Astronomy 101

02 Earth

Sun-Earth-Moon system

A lot of things are affected by the relationship between earth and the sun and moon. Tides, sunsets, seasons, length of days, the moon. Let’s explore.


The Earth is a sphere. Basically. Like a little squished sphere. It’s a little bigger around the equator than it is at the poles.

Why is this? Because as it’s rotating, it stretches out slightly.

What do terrestrial planets have? Yes. An iron core. An iron core coupled with its rotation gives Earth a magnetic field.

Motion: rotating, revolving

Earth is constantly spinning around an imaginary vertical line running from the South Pole to the North Pole. This motion is called rotation.


One rotation takes 24 hours. Does that length of time sound familiar? Yep. One rotation equals one day.


One revolution around the sun takes 365 days. Technically, 365 and a quarter. A revolution is just a big giant circle. A fancy term might be circumnavigate, but we’ll save that for social studies. So Earth makes a complete circle around the Sun every 365 days which year! The path it takes is called an orbit. Earth’s orbit isn’t an actual circle, it’s more like an ellipse, which means that it’s not the same distance from the sun year-round.


Earth tilts at an angle of 23 degrees from the line that is perpendicular to its orbit. What this means is that light strikes Earth’s surface at different angles when it is at different stages in its orbit.


The combination of orbit and tilt creates seasons. When the northern hemisphere is tilted toward the sun, it gets hit with sun rays at a higher angle and for longer periods of time (long days!). That means it gets more energy, and thus is warmer as well.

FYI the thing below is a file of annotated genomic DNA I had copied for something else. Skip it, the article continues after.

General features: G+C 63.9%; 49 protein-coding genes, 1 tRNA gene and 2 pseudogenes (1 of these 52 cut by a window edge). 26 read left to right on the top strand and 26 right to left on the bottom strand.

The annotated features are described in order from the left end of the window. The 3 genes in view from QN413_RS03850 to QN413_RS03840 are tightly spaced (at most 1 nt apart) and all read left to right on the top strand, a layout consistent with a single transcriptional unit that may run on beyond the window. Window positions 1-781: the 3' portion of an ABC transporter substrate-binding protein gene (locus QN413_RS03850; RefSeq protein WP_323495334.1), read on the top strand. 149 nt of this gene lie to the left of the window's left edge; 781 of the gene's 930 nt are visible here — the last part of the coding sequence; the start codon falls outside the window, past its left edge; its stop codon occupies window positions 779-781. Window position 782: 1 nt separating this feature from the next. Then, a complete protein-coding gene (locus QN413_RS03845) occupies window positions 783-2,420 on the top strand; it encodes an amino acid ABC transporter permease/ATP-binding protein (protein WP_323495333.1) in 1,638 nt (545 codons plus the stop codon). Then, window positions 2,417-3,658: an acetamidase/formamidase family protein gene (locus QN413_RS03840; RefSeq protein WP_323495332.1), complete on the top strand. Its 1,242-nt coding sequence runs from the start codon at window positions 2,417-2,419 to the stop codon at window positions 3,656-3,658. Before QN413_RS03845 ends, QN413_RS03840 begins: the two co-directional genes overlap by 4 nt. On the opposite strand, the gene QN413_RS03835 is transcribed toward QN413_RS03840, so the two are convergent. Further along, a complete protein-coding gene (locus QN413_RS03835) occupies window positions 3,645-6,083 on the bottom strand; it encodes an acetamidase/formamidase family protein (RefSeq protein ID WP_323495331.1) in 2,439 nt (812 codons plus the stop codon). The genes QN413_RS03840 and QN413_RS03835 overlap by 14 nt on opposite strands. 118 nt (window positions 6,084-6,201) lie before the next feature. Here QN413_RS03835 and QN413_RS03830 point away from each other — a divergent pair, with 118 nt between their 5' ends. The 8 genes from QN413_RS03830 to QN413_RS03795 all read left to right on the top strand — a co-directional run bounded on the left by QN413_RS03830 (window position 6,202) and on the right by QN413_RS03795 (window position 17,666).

The inverse is true: when the northern hemisphere is tilted away from the sun, those rays hit it at a lower angle and for fewer hours. Thus we have winter. Colder temperatures, shorter days.

It’s a zero sum situation. The northern and southern hemispheres are always at opposite seasons. Summer at one, winter at the other. Vice versa. Easy enough. It’s just science.


We call it a solstice when the Earth is most tilted toward the sun. That’s when the sun is its greatest distance north or south of the equator, so it is at its highest or lowest in the sky at noon.

June 21 is the summer solstice and it’s the longest day of the year.

December 21 is the winter solstice and it’s the shortest day of the year.


This is when the Earth is not tilted toward or away from the sun. Happens twice a year. We call it the equinox. On these two days, the length of day is the same all over the world: 12 hours. The sun is directly above the equator.

It happens in the Spring around March 20 and it’s called the Vernal Equinox.

It happens in the Autumn around September 22 and it’s called the Autumnal Equinox.

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